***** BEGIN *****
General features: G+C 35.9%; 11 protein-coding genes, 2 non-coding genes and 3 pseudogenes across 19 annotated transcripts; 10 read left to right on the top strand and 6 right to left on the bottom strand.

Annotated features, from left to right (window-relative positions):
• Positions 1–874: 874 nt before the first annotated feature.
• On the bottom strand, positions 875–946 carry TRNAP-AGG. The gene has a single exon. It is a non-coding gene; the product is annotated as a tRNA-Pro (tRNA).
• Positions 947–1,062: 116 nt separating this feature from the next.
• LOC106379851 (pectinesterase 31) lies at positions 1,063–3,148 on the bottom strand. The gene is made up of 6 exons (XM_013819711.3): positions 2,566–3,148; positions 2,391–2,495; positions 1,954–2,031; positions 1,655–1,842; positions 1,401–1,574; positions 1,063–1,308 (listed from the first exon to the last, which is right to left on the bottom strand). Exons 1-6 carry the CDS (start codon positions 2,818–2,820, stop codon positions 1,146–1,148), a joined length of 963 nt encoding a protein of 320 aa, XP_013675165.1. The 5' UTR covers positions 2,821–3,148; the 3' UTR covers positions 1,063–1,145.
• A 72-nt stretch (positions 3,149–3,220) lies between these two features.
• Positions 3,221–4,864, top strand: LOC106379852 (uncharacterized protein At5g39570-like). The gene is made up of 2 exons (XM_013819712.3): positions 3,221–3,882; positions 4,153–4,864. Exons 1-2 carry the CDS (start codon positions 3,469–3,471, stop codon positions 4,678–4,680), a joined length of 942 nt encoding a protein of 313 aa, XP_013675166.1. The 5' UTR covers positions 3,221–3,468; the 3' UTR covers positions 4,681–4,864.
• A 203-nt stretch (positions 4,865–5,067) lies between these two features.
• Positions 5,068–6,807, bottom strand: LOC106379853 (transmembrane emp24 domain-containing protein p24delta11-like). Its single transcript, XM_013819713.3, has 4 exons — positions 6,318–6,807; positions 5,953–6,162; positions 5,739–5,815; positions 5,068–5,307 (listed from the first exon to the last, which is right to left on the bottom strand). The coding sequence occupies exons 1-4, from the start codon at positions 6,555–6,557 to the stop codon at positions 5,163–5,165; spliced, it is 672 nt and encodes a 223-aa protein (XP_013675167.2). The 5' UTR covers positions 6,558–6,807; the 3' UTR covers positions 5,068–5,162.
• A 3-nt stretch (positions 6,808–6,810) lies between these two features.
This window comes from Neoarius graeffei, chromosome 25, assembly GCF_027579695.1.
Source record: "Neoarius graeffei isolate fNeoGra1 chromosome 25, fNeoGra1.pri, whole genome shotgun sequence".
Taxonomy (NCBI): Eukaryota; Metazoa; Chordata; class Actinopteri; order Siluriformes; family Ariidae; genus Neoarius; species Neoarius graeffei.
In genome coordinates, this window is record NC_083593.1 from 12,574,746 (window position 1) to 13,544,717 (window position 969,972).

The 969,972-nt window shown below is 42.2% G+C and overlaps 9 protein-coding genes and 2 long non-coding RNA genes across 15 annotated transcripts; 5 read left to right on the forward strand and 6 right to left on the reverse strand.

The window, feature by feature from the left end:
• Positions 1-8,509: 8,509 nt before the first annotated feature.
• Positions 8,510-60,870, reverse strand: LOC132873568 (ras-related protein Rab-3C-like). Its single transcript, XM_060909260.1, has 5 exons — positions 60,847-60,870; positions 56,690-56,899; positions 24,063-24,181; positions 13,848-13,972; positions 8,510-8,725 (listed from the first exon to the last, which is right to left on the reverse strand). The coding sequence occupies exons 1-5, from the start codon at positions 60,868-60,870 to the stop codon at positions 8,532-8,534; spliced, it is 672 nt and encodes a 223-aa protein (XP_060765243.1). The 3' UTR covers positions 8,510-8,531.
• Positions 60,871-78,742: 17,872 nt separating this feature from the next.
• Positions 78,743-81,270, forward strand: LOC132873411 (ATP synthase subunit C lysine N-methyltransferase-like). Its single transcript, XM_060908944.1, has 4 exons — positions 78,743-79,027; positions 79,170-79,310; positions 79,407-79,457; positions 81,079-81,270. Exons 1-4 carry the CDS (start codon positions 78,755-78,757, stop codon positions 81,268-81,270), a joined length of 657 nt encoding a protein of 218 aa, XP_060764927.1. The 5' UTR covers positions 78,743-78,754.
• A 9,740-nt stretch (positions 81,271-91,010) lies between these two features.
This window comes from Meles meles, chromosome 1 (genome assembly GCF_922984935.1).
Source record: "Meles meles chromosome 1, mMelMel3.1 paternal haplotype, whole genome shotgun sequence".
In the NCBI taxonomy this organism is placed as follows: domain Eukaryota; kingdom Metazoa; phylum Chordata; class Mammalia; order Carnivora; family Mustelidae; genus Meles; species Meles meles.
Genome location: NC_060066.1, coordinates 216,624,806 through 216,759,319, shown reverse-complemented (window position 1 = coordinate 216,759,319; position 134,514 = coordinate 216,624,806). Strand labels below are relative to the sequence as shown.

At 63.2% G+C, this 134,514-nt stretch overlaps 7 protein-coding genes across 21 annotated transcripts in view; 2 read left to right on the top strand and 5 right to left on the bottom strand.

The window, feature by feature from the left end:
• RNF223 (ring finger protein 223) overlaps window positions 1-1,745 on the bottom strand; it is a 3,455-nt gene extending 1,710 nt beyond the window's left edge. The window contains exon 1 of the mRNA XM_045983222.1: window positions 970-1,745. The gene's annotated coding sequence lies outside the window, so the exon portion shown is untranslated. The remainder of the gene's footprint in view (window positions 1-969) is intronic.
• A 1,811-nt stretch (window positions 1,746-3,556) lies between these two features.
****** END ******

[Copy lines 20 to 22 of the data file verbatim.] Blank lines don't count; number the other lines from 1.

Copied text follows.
• Positions 60,871-78,742: 17,872 nt separating this feature from the next.
• Positions 78,743-81,270, forward strand: LOC132873411 (ATP synthase subunit C lysine N-methyltransferase-like). Its single transcript, XM_060908944.1, has 4 exons — positions 78,743-79,027; positions 79,170-79,310; positions 79,407-79,457; positions 81,079-81,270. Exons 1-4 carry the CDS (start codon positions 78,755-78,757, stop codon positions 81,268-81,270), a joined length of 657 nt encoding a protein of 218 aa, XP_060764927.1. The 5' UTR covers positions 78,743-78,754.
• A 9,740-nt stretch (positions 81,271-91,010) lies between these two features.